Monday, 11/2/15

  1. Obnoxious  arbitration clauses and their correlatives
  2. Pay no heed to the gaseous man
  3. SSM and the coming surge of surrogacy
  4. Oops! Is it too late for an update?

1

The Sunday New York Times had a long article on corporate use of arbitration clauses, particularly to block class action lawsuits — effectively making it impossible to fight corporations over small offenses (e.g., a $30 charge on your credit card for something that benefits the issuer).

My blood boiled — until I thought “Class action lawsuit because the average ‘foot-long’ at Subway is 11 inches?”

Yup: “predatory class action suits” is the story to pair with “oppressive arbitration clauses.” You search the Times’ story in vain for even a hint that the former exist, let alone that they’re correlative to the arbitration clauses.

2

“The true nature of reality beckons from just beyond” is a sentiment so gaseous — especially when uttered portentously — that I’d never have listened to The TED Radio Hour” had that been my first exposure to TED Talks. And that would mean I wouldn’t have heard Open Source World, a very interesting podcast I commend to you.

Favorite single line: “It’s easier to ship recipes than cakes and biscuits.”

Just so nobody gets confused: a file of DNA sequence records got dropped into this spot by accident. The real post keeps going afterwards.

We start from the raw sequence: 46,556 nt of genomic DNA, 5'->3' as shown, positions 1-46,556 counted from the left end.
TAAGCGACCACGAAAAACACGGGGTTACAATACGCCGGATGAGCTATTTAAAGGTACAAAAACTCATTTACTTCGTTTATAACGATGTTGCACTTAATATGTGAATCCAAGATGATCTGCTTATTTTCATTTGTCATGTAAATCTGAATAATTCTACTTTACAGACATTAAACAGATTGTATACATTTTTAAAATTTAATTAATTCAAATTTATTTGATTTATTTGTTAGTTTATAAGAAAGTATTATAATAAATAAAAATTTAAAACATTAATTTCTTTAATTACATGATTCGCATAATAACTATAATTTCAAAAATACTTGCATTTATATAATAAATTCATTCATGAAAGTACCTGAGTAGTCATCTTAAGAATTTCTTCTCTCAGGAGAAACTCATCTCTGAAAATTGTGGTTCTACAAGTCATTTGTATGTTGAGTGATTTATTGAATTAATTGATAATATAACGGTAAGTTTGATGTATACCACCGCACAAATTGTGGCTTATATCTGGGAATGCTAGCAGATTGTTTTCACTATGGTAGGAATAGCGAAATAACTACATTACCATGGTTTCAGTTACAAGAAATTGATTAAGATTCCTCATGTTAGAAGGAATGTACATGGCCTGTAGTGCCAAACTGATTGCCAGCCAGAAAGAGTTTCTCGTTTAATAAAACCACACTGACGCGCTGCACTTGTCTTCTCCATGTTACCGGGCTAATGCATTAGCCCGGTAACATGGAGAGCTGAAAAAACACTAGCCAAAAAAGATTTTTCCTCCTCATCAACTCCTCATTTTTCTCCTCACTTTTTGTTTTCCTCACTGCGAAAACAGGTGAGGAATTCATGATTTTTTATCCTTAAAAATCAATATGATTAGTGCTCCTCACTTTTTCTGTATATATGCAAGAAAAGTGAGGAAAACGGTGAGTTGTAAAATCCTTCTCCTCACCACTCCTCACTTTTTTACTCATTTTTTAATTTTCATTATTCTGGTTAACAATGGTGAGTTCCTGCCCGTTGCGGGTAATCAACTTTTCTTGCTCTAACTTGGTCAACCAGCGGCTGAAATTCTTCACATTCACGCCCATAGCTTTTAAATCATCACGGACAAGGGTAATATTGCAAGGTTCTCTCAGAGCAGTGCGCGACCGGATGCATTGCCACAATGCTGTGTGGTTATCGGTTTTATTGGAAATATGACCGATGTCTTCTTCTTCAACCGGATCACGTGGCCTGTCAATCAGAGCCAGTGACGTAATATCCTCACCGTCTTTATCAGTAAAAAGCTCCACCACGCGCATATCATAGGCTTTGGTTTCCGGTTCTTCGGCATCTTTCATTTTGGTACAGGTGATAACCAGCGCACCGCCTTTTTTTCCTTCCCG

3

[G]ay and lesbian households are going mainstream, and with that change comes a demand for traditional features of the married household, including, foremost, children. The growing number of adoptions by same sex couples speaks to that nesting trend … The Census Bureau estimated that there were 252,000 gay and lesbian married couples in America in 2013, when just 14 states allowed same sex marriage. Now that all fifty states allow it by the Supreme Court’s decree, the number of married same sex couples is poised to shoot up in short order. It’s not a stretch to say that the baby market going forward could reach into the low millions, as gay couples turn to Third Party Assisted Reproduction rather than adoption to build families.

Paid surrogate pregnancies are one of those things that sound like a win-win upon first hearing but become more and more problematic, for all parties involved, the closer one looks. There’s a reason countries like France, Germany, and Spain prohibit all surrogacy, and that Canada has banned paid surrogacy. They understand what the surrogacy market can do to women and to the children they bear ….

Jennifer Lahl, Same-Sex Marriage and the Baby Business.

4

Some predictions suffer the indignity of almost instantaneous falsification.

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“In learning as in traveling and, of course, in lovemaking, all the charm lies in not coming too quickly to the point, but in meandering around for a while.” (Eva Brann)

Some succinct standing advice on recurring themes.